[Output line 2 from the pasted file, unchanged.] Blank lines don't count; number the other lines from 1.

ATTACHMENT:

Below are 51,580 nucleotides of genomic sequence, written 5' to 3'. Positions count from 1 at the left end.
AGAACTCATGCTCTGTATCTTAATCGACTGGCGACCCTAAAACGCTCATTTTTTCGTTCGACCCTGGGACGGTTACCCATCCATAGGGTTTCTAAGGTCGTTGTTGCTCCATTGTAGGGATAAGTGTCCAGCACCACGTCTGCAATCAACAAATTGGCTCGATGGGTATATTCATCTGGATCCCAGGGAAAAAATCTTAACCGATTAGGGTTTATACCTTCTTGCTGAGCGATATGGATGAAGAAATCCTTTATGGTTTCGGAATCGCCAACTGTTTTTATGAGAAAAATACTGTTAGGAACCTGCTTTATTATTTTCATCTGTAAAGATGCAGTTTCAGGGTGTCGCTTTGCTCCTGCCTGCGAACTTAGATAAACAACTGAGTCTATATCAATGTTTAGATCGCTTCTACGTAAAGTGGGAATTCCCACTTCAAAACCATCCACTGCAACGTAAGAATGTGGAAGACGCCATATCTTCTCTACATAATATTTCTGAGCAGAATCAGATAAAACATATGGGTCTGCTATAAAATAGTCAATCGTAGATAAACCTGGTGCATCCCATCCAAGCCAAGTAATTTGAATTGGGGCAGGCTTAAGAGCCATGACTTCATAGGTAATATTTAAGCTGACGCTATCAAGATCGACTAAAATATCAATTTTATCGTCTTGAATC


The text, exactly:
AGAACTCATGCTCTGTATCTTAATCGACTGGCGACCCTAAAACGCTCATTTTTTCGTTCGACCCTGGGACGGTTACCCATCCATAGGGTTTCTAAGGTCGTTGTTGCTCCATTGTAGGGATAAGTGTCCAGCACCACGTCTGCAATCAACAAATTGGCTCGATGGGTATATTCATCTGGATCCCAGGGAAAAAATCTTAACCGATTAGGGTTTATACCTTCTTGCTGAGCGATATGGATGAAGAAATCCTTTATGGTTTCGGAATCGCCAACTGTTTTTATGAGAAAAATACTGTTAGGAACCTGCTTTATTATTTTCATCTGTAAAGATGCAGTTTCAGGGTGTCGCTTTGCTCCTGCCTGCGAACTTAGATAAACAACTGAGTCTATATCAATGTTTAGATCGCTTCTACGTAAAGTGGGAATTCCCACTTCAAAACCATCCACTGCAACGTAAGAATGTGGAAGACGCCATATCTTCTCTACATAATATTTCTGAGCAGAATCAGATAAAACATATGGGTCTGCTATAAAATAGTCAATCGTAGATAAACCTGGTGCATCCCATCCAAGCCAAGTAATTTGAATTGGGGCAGGCTTAAGAGCCATGACTTCATAGGTAATATTTAAGCTGACGCTATCAAGATCGACTAAAATATCAATTTTATCGTCTTGAATC